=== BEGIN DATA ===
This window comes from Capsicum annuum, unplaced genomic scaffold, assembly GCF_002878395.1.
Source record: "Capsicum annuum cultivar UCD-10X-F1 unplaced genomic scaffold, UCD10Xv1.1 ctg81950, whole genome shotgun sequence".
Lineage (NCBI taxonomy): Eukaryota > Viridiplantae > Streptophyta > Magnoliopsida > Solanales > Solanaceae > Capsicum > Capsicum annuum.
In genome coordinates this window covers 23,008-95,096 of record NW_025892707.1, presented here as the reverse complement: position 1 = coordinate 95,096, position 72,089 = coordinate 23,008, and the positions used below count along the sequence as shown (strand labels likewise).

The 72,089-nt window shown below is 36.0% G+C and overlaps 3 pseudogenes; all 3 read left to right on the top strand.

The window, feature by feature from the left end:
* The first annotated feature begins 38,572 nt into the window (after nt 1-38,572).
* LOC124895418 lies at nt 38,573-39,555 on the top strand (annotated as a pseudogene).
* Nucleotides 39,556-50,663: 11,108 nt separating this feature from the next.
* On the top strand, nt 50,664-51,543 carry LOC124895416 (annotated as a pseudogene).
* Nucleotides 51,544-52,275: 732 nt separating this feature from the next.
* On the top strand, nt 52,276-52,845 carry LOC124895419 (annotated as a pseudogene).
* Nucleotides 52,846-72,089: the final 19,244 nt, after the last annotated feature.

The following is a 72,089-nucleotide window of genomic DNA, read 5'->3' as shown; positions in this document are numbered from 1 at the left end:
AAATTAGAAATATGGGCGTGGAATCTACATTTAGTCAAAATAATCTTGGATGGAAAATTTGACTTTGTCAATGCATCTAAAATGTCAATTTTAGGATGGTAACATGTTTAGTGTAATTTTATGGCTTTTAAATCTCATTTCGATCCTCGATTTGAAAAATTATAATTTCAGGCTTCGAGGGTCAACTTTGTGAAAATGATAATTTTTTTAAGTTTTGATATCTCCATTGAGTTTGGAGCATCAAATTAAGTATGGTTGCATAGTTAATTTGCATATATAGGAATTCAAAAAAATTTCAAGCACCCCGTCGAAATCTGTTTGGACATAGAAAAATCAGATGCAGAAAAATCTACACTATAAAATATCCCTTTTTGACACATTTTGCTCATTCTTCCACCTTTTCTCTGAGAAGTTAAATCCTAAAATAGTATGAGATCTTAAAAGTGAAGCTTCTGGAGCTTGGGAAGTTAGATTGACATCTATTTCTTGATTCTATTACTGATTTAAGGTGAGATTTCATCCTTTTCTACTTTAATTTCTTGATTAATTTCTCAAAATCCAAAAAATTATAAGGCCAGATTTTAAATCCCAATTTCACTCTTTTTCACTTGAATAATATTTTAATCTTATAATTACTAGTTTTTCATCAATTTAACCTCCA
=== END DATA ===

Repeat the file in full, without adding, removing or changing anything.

This window comes from Capsicum annuum, unplaced genomic scaffold, assembly GCF_002878395.1.
Source record: "Capsicum annuum cultivar UCD-10X-F1 unplaced genomic scaffold, UCD10Xv1.1 ctg81950, whole genome shotgun sequence".
Lineage (NCBI taxonomy): Eukaryota > Viridiplantae > Streptophyta > Magnoliopsida > Solanales > Solanaceae > Capsicum > Capsicum annuum.
In genome coordinates this window covers 23,008-95,096 of record NW_025892707.1, presented here as the reverse complement: position 1 = coordinate 95,096, position 72,089 = coordinate 23,008, and the positions used below count along the sequence as shown (strand labels likewise).

The 72,089-nt window shown below is 36.0% G+C and overlaps 3 pseudogenes; all 3 read left to right on the top strand.

The window, feature by feature from the left end:
* The first annotated feature begins 38,572 nt into the window (after nt 1-38,572).
* LOC124895418 lies at nt 38,573-39,555 on the top strand (annotated as a pseudogene).
* Nucleotides 39,556-50,663: 11,108 nt separating this feature from the next.
* On the top strand, nt 50,664-51,543 carry LOC124895416 (annotated as a pseudogene).
* Nucleotides 51,544-52,275: 732 nt separating this feature from the next.
* On the top strand, nt 52,276-52,845 carry LOC124895419 (annotated as a pseudogene).
* Nucleotides 52,846-72,089: the final 19,244 nt, after the last annotated feature.

The following is a 72,089-nucleotide window of genomic DNA, read 5'->3' as shown; positions in this document are numbered from 1 at the left end:
AAATTAGAAATATGGGCGTGGAATCTACATTTAGTCAAAATAATCTTGGATGGAAAATTTGACTTTGTCAATGCATCTAAAATGTCAATTTTAGGATGGTAACATGTTTAGTGTAATTTTATGGCTTTTAAATCTCATTTCGATCCTCGATTTGAAAAATTATAATTTCAGGCTTCGAGGGTCAACTTTGTGAAAATGATAATTTTTTTAAGTTTTGATATCTCCATTGAGTTTGGAGCATCAAATTAAGTATGGTTGCATAGTTAATTTGCATATATAGGAATTCAAAAAAATTTCAAGCACCCCGTCGAAATCTGTTTGGACATAGAAAAATCAGATGCAGAAAAATCTACACTATAAAATATCCCTTTTTGACACATTTTGCTCATTCTTCCACCTTTTCTCTGAGAAGTTAAATCCTAAAATAGTATGAGATCTTAAAAGTGAAGCTTCTGGAGCTTGGGAAGTTAGATTGACATCTATTTCTTGATTCTATTACTGATTTAAGGTGAGATTTCATCCTTTTCTACTTTAATTTCTTGATTAATTTCTCAAAATCCAAAAAATTATAAGGCCAGATTTTAAATCCCAATTTCACTCTTTTTCACTTGAATAATATTTTAATCTTATAATTACTAGTTTTTCATCAATTTAACCTCCA